Everyone made history Monday in Quebec.
For the first time in Quebec’s history, the Coalition Avenir Quebec (CAQ), led by François Legault, won power taking a commanding 74 seats in the 125-seat national assembly.
The 12-year-old left-leaning separatist Quebec Solidaire hit historic highs in seats won — 10 — and in popular vote — 16 per cent. The party is also no longer confined to downtown Montreal but planted its first flags in Quebec City.
The other two parties made the kind of history one tries to avoid.
The Liberal Party of Quebec, with just under 25 per cent of the popular vote, has never fared worse in a general election since its creation at Confederation. Same thing with the Parti Quebecois: worst showing since its creation in 1970.
Quebec’s history-making election, though, followed a trend: yet another Liberal majority government in a provincial capital finds itself on the outs.
This trend is significant beyond Quebec’s borders and could impair the ability of the Liberal government in Ottawa to get as much done as it might wish on its domestic agenda in the final year of its mandate.
When Prime Minister Justin Trudeau convened his first First Ministers’ meeting, he would have looked around the room and seen many allies. Canada’s biggest provinces were all led by Liberals all of whom were leading majority governments: B.C.’s Christy Clark (Liberal in name, at least), Ontario’s Kathleen Wynne, Quebec’s Phillippe Couillard. Atlantic Canada’s four premiers were all Liberals and they, too, commanded majorities. If stuff was going to get done and done quickly, then all was in place.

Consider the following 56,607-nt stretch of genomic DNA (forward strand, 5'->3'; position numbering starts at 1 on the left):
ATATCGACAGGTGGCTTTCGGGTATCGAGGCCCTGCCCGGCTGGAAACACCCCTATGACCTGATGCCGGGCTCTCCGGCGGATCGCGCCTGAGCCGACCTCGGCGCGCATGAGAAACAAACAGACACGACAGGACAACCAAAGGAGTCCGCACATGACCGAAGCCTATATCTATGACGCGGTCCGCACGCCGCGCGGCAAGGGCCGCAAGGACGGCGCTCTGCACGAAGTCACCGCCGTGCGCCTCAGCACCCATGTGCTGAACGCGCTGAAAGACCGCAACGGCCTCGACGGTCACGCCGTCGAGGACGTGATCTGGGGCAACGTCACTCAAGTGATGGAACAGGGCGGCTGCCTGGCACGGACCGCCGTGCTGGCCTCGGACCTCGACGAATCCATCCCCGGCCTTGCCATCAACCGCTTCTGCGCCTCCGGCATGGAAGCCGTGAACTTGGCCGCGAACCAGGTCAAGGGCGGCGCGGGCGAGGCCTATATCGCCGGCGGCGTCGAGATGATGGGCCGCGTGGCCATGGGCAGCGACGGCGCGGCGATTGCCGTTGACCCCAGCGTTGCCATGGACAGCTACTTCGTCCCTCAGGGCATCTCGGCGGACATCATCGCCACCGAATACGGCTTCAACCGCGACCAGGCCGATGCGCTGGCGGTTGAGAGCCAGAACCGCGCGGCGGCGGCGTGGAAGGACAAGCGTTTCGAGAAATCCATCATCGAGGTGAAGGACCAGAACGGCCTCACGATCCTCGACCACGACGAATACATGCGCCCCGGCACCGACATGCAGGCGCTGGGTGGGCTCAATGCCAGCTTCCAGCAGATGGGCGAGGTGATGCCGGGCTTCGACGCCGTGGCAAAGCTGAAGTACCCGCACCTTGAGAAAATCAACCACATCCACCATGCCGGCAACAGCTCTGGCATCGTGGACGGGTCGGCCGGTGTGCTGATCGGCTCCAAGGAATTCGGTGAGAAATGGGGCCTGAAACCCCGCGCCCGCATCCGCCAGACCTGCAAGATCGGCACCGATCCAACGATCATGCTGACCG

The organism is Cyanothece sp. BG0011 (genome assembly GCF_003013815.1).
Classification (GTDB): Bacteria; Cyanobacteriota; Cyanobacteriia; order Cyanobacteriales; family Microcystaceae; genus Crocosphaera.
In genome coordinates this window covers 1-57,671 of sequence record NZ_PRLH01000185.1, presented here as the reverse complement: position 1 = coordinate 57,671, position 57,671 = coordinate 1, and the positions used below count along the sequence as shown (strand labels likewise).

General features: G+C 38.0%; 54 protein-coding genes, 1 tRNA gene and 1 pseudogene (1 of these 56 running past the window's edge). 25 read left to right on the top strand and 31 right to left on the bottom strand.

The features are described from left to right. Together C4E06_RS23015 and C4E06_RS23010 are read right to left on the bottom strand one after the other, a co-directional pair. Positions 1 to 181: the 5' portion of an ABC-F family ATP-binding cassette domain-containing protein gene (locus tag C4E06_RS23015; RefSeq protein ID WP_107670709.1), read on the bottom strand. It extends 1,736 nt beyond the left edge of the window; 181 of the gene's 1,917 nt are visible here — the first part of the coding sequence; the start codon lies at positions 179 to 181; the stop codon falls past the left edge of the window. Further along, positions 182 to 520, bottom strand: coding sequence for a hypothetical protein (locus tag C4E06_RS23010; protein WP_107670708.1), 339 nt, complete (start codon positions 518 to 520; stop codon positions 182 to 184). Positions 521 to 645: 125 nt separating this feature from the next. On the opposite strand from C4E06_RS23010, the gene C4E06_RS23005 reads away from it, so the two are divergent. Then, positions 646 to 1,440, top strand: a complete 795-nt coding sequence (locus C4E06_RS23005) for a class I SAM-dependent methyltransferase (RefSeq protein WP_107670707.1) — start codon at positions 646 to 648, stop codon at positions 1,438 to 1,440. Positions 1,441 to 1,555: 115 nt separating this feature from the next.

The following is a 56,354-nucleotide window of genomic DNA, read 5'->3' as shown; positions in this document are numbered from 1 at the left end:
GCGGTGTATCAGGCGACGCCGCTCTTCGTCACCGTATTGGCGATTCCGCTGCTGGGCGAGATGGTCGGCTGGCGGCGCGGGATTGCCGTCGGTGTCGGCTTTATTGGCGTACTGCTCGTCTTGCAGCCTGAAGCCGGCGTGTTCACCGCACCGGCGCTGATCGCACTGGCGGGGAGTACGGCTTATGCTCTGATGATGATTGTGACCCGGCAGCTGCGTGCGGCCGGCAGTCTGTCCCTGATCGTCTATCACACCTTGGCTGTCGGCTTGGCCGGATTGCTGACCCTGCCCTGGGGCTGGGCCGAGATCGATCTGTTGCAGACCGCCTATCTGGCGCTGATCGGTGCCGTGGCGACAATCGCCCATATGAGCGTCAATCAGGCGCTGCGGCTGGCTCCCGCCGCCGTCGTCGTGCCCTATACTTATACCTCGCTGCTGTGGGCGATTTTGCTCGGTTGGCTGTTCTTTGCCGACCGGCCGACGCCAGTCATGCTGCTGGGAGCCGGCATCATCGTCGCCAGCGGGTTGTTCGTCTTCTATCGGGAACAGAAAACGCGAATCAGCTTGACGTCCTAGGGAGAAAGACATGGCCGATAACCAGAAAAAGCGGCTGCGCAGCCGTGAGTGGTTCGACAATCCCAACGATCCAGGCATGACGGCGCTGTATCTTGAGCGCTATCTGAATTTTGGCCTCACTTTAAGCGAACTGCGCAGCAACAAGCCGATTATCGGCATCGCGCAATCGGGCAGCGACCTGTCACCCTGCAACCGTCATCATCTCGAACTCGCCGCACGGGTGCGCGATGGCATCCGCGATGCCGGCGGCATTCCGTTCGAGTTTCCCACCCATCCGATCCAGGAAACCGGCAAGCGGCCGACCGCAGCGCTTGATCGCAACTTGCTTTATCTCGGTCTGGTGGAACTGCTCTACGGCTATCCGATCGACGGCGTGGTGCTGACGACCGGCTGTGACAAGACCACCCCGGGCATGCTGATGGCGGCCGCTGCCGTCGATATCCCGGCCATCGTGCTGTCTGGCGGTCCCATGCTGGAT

But at his next meeting with the premiers, perhaps his final such meeting before he himself must face the electorate next fall, Trudeau will see quite a different crowd. Clark, of course, was replaced by a New Democrat in British Columbia who is hostile at worst and cool at best to Trudeau’s agenda while Wynne, Couillard and New Brunswick’s Brian Gallant (one assumes) have or will soon be replaced by right-of-centre premiers hostile to some of Trudeau’s core policies.
Two of those new premiers, Ontario’s Doug Ford and, now, Quebec’s Francois Legault’s have solid secure majorities.
From housing to infrastructure to a national climate change plan, Trudeau’s roster of provincial partners now includes a majority — including the leaders of Canada’s two biggest provinces — that will wish him little luck in making much headway in the next year.
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